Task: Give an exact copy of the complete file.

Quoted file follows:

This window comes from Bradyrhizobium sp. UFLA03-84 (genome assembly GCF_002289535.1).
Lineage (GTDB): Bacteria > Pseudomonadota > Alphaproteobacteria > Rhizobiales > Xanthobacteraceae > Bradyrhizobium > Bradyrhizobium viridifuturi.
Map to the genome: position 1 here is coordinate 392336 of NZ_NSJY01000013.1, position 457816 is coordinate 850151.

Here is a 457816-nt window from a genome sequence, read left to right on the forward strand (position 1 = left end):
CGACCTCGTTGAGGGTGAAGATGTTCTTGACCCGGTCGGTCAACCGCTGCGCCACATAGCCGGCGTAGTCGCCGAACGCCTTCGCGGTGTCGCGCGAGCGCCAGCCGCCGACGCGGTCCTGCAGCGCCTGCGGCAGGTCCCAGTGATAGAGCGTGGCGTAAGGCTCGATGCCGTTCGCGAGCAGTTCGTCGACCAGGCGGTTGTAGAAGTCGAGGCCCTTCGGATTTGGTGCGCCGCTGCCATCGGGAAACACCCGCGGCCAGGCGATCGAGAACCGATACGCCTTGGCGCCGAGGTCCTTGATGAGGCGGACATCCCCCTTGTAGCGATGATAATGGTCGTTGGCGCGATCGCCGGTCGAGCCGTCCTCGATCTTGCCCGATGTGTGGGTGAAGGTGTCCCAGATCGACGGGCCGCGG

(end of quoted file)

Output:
This window comes from Bradyrhizobium sp. UFLA03-84 (genome assembly GCF_002289535.1).
Lineage (GTDB): Bacteria > Pseudomonadota > Alphaproteobacteria > Rhizobiales > Xanthobacteraceae > Bradyrhizobium > Bradyrhizobium viridifuturi.
Map to the genome: position 1 here is coordinate 392336 of NZ_NSJY01000013.1, position 457816 is coordinate 850151.

Here is a 457816-nt window from a genome sequence, read left to right on the forward strand (position 1 = left end):
CGACCTCGTTGAGGGTGAAGATGTTCTTGACCCGGTCGGTCAACCGCTGCGCCACATAGCCGGCGTAGTCGCCGAACGCCTTCGCGGTGTCGCGCGAGCGCCAGCCGCCGACGCGGTCCTGCAGCGCCTGCGGCAGGTCCCAGTGATAGAGCGTGGCGTAAGGCTCGATGCCGTTCGCGAGCAGTTCGTCGACCAGGCGGTTGTAGAAGTCGAGGCCCTTCGGATTTGGTGCGCCGCTGCCATCGGGAAACACCCGCGGCCAGGCGATCGAGAACCGATACGCCTTGGCGCCGAGGTCCTTGATGAGGCGGACATCCCCCTTGTAGCGATGATAATGGTCGTTGGCGCGATCGCCGGTCGAGCCGTCCTCGATCTTGCCCGATGTGTGGGTGAAGGTGTCCCAGATCGACGGGCCGCGG